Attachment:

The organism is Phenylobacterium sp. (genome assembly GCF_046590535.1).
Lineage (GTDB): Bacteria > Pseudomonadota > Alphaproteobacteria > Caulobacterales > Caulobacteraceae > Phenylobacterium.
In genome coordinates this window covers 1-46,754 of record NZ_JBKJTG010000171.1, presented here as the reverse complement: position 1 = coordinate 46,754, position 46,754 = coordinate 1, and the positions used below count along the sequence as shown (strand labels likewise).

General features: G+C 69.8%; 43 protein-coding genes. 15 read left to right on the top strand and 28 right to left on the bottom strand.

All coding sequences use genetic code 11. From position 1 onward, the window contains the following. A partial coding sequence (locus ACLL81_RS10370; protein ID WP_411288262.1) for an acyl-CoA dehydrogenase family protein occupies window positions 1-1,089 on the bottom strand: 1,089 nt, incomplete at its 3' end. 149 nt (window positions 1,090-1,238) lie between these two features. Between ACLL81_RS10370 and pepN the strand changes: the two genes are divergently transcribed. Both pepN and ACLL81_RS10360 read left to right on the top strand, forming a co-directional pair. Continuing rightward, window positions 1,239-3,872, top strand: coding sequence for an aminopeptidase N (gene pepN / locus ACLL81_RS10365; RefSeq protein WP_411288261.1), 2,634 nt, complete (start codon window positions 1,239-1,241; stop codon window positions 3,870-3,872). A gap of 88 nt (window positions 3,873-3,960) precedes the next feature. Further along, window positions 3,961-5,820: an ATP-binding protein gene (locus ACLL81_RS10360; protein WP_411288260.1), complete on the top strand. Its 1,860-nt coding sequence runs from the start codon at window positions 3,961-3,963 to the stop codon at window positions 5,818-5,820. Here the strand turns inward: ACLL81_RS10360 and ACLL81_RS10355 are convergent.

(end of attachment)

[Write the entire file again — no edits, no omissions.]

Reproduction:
The organism is Phenylobacterium sp. (genome assembly GCF_046590535.1).
Lineage (GTDB): Bacteria > Pseudomonadota > Alphaproteobacteria > Caulobacterales > Caulobacteraceae > Phenylobacterium.
In genome coordinates this window covers 1-46,754 of record NZ_JBKJTG010000171.1, presented here as the reverse complement: position 1 = coordinate 46,754, position 46,754 = coordinate 1, and the positions used below count along the sequence as shown (strand labels likewise).

General features: G+C 69.8%; 43 protein-coding genes. 15 read left to right on the top strand and 28 right to left on the bottom strand.

All coding sequences use genetic code 11. From position 1 onward, the window contains the following. A partial coding sequence (locus ACLL81_RS10370; protein ID WP_411288262.1) for an acyl-CoA dehydrogenase family protein occupies window positions 1-1,089 on the bottom strand: 1,089 nt, incomplete at its 3' end. 149 nt (window positions 1,090-1,238) lie between these two features. Between ACLL81_RS10370 and pepN the strand changes: the two genes are divergently transcribed. Both pepN and ACLL81_RS10360 read left to right on the top strand, forming a co-directional pair. Continuing rightward, window positions 1,239-3,872, top strand: coding sequence for an aminopeptidase N (gene pepN / locus ACLL81_RS10365; RefSeq protein WP_411288261.1), 2,634 nt, complete (start codon window positions 1,239-1,241; stop codon window positions 3,870-3,872). A gap of 88 nt (window positions 3,873-3,960) precedes the next feature. Further along, window positions 3,961-5,820: an ATP-binding protein gene (locus ACLL81_RS10360; protein WP_411288260.1), complete on the top strand. Its 1,860-nt coding sequence runs from the start codon at window positions 3,961-3,963 to the stop codon at window positions 5,818-5,820. Here the strand turns inward: ACLL81_RS10360 and ACLL81_RS10355 are convergent.